|Publication number||US7110920 B2|
|Application number||US 10/899,438|
|Publication date||Sep 19, 2006|
|Filing date||Jul 26, 2004|
|Priority date||Jul 24, 2003|
|Also published as||US20050065755|
|Publication number||10899438, 899438, US 7110920 B2, US 7110920B2, US-B2-7110920, US7110920 B2, US7110920B2|
|Inventors||Steven M. McCarter, Ronald W. Jenkins|
|Original Assignee||Bae Systems Land & Armaments L.P.|
|Export Citation||BiBTeX, EndNote, RefMan|
|Patent Citations (6), Non-Patent Citations (5), Referenced by (8), Classifications (17), Legal Events (6)|
|External Links: USPTO, USPTO Assignment, Espacenet|
The current application claims the benefit of priority from U.S. Provisional Patent Application filed on Jul. 24, 2003, entitled “Water Supply Monitoring Device and Method” having Ser. No. 60/490,062, which is hereby incorporated by reference herein.
The present invention relates to devices and methods for monitoring a supply of drinking water, and more particularly, to such devices and methods that can remotely monitor the presence of toxic agents in one or more water supplies.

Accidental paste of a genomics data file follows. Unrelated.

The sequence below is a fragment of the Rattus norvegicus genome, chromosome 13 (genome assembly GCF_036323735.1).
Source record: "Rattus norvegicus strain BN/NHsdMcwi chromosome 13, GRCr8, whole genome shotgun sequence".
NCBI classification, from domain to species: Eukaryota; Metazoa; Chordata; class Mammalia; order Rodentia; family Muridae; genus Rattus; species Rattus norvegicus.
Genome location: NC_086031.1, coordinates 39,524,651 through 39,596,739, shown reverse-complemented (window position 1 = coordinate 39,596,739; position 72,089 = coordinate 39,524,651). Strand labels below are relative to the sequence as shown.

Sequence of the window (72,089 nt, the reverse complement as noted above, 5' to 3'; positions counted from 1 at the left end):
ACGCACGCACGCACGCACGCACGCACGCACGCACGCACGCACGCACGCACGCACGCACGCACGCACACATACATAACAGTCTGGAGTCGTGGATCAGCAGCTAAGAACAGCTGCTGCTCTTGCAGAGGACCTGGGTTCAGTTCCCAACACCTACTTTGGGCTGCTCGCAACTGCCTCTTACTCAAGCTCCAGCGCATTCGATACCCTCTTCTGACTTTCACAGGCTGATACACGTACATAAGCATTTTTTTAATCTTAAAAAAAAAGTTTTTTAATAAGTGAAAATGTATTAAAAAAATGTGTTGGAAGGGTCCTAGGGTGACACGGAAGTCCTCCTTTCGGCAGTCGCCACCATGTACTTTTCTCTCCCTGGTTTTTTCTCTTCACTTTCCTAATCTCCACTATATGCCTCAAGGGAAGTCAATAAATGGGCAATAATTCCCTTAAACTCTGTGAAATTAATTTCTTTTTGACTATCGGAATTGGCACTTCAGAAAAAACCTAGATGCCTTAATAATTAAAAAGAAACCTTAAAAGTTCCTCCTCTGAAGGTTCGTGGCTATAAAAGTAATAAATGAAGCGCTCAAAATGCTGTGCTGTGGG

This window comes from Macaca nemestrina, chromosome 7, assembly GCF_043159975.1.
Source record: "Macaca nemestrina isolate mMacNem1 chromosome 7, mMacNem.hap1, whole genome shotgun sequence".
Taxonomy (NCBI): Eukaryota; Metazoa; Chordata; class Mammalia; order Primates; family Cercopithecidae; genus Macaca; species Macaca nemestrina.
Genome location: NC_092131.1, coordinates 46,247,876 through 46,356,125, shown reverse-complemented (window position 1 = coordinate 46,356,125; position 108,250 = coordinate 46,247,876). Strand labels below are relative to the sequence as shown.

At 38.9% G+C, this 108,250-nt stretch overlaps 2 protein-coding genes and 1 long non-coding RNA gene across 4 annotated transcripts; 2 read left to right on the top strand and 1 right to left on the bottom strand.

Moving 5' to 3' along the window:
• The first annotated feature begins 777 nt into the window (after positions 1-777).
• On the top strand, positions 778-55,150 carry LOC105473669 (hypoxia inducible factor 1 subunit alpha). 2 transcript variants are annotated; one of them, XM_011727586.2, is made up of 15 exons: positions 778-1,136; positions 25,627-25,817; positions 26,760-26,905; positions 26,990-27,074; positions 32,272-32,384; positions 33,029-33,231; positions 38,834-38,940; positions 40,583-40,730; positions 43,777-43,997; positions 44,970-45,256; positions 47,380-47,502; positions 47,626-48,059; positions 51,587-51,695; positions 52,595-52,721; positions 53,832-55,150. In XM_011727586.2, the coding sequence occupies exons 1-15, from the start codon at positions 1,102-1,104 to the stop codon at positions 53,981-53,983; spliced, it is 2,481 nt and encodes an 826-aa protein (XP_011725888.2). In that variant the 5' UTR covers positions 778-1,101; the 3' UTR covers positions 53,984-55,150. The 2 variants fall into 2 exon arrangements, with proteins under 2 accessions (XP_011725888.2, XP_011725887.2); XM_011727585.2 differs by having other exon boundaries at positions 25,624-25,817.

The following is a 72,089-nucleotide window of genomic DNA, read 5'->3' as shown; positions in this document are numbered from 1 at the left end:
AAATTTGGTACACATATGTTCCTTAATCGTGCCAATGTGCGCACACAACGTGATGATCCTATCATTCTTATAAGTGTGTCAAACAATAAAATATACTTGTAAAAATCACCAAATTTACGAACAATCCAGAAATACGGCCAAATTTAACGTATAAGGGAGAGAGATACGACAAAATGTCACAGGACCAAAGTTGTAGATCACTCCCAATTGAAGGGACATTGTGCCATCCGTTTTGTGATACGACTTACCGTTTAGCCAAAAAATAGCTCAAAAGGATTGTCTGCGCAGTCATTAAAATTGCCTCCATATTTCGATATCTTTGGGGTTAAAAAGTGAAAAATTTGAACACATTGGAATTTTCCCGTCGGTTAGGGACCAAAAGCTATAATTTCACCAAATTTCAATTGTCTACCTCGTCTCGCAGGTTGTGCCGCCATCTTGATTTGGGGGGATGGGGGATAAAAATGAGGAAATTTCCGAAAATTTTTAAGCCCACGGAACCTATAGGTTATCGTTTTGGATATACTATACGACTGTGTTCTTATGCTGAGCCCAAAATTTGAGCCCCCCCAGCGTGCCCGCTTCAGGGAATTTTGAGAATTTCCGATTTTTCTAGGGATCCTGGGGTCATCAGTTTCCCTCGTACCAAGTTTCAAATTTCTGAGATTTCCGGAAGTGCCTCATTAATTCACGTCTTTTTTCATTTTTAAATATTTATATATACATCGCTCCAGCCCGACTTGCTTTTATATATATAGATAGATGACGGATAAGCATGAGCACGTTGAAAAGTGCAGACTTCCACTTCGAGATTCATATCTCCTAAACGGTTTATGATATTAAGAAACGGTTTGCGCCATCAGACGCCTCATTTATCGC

Supplies of drinking water for domestic civilian consumption, as well as those for deployed military forces, are vulnerable to being contaminated with potentially toxic chemicals, such as nerve agents, blood agents, and concentrations of herbicides and/or pesticides. All of these chemicals when present in sufficient amounts can be detrimental to the health of anyone who drinks the contaminated water. In order to reduce the chances that the population, whether civilian or military, will consume contaminated water, it is important to quickly detect toxic chemicals and other dangerous impurities at the primary source of the water, i.e., the reservoir, river or lake, before substantial amounts of the contaminated water can be distributed to the ultimate consumers.